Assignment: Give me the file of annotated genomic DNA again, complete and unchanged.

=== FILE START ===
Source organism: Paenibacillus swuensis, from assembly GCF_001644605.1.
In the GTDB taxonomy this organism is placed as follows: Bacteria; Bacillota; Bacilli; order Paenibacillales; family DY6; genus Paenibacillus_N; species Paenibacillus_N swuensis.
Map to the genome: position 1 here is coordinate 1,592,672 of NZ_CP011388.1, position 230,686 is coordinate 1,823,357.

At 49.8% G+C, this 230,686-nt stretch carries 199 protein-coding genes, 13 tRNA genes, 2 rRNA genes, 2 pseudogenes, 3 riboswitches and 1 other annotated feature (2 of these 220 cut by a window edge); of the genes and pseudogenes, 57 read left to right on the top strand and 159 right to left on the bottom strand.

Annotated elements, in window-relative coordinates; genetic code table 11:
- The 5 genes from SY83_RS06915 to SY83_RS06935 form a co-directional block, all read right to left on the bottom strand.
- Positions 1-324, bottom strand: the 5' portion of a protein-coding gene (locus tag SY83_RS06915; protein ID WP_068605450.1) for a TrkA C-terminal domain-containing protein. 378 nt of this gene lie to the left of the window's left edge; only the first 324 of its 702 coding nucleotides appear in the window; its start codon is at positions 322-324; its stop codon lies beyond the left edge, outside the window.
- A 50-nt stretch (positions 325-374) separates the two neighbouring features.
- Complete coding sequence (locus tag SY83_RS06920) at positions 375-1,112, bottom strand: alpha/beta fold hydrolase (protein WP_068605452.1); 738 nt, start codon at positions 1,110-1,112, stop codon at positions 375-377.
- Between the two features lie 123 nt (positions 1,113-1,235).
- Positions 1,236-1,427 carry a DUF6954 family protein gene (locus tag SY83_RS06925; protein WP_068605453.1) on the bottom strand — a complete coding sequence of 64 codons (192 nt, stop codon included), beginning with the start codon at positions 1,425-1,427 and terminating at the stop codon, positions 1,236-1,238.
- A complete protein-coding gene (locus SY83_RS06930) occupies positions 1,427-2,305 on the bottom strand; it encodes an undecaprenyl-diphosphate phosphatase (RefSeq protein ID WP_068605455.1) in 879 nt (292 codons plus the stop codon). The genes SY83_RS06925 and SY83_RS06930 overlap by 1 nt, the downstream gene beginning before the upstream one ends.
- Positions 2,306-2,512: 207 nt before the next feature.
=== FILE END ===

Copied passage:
Source organism: Paenibacillus swuensis, from assembly GCF_001644605.1.
In the GTDB taxonomy this organism is placed as follows: Bacteria; Bacillota; Bacilli; order Paenibacillales; family DY6; genus Paenibacillus_N; species Paenibacillus_N swuensis.
Map to the genome: position 1 here is coordinate 1,592,672 of NZ_CP011388.1, position 230,686 is coordinate 1,823,357.

At 49.8% G+C, this 230,686-nt stretch carries 199 protein-coding genes, 13 tRNA genes, 2 rRNA genes, 2 pseudogenes, 3 riboswitches and 1 other annotated feature (2 of these 220 cut by a window edge); of the genes and pseudogenes, 57 read left to right on the top strand and 159 right to left on the bottom strand.

Annotated elements, in window-relative coordinates; genetic code table 11:
- The 5 genes from SY83_RS06915 to SY83_RS06935 form a co-directional block, all read right to left on the bottom strand.
- Positions 1-324, bottom strand: the 5' portion of a protein-coding gene (locus tag SY83_RS06915; protein ID WP_068605450.1) for a TrkA C-terminal domain-containing protein. 378 nt of this gene lie to the left of the window's left edge; only the first 324 of its 702 coding nucleotides appear in the window; its start codon is at positions 322-324; its stop codon lies beyond the left edge, outside the window.
- A 50-nt stretch (positions 325-374) separates the two neighbouring features.
- Complete coding sequence (locus tag SY83_RS06920) at positions 375-1,112, bottom strand: alpha/beta fold hydrolase (protein WP_068605452.1); 738 nt, start codon at positions 1,110-1,112, stop codon at positions 375-377.
- Between the two features lie 123 nt (positions 1,113-1,235).
- Positions 1,236-1,427 carry a DUF6954 family protein gene (locus tag SY83_RS06925; protein WP_068605453.1) on the bottom strand — a complete coding sequence of 64 codons (192 nt, stop codon included), beginning with the start codon at positions 1,425-1,427 and terminating at the stop codon, positions 1,236-1,238.
- A complete protein-coding gene (locus SY83_RS06930) occupies positions 1,427-2,305 on the bottom strand; it encodes an undecaprenyl-diphosphate phosphatase (RefSeq protein ID WP_068605455.1) in 879 nt (292 codons plus the stop codon). The genes SY83_RS06925 and SY83_RS06930 overlap by 1 nt, the downstream gene beginning before the upstream one ends.
- Positions 2,306-2,512: 207 nt before the next feature.